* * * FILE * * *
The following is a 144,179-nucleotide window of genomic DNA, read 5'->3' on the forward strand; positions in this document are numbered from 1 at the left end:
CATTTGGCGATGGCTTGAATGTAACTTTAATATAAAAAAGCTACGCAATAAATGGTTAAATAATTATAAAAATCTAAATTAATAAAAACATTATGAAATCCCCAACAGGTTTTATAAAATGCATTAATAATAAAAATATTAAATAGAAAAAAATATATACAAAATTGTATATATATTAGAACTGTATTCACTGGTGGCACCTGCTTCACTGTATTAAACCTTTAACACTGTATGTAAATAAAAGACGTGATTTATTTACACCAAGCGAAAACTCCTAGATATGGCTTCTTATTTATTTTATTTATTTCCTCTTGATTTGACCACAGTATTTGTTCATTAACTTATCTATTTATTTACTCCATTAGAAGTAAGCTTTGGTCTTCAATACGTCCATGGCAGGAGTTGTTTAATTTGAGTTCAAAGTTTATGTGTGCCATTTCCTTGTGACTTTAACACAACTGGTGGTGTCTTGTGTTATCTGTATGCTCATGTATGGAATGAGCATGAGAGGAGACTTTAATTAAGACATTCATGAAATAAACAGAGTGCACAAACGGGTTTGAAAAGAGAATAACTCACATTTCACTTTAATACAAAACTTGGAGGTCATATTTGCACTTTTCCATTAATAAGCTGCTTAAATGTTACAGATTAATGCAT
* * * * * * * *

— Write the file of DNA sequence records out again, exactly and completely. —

The following is a 144,179-nucleotide window of genomic DNA, read 5'->3' on the forward strand; positions in this document are numbered from 1 at the left end:
CATTTGGCGATGGCTTGAATGTAACTTTAATATAAAAAAGCTACGCAATAAATGGTTAAATAATTATAAAAATCTAAATTAATAAAAACATTATGAAATCCCCAACAGGTTTTATAAAATGCATTAATAATAAAAATATTAAATAGAAAAAAATATATACAAAATTGTATATATATTAGAACTGTATTCACTGGTGGCACCTGCTTCACTGTATTAAACCTTTAACACTGTATGTAAATAAAAGACGTGATTTATTTACACCAAGCGAAAACTCCTAGATATGGCTTCTTATTTATTTTATTTATTTCCTCTTGATTTGACCACAGTATTTGTTCATTAACTTATCTATTTATTTACTCCATTAGAAGTAAGCTTTGGTCTTCAATACGTCCATGGCAGGAGTTGTTTAATTTGAGTTCAAAGTTTATGTGTGCCATTTCCTTGTGACTTTAACACAACTGGTGGTGTCTTGTGTTATCTGTATGCTCATGTATGGAATGAGCATGAGAGGAGACTTTAATTAAGACATTCATGAAATAAACAGAGTGCACAAACGGGTTTGAAAAGAGAATAACTCACATTTCACTTTAATACAAAACTTGGAGGTCATATTTGCACTTTTCCATTAATAAGCTGCTTAAATGTTACAGATTAATGCAT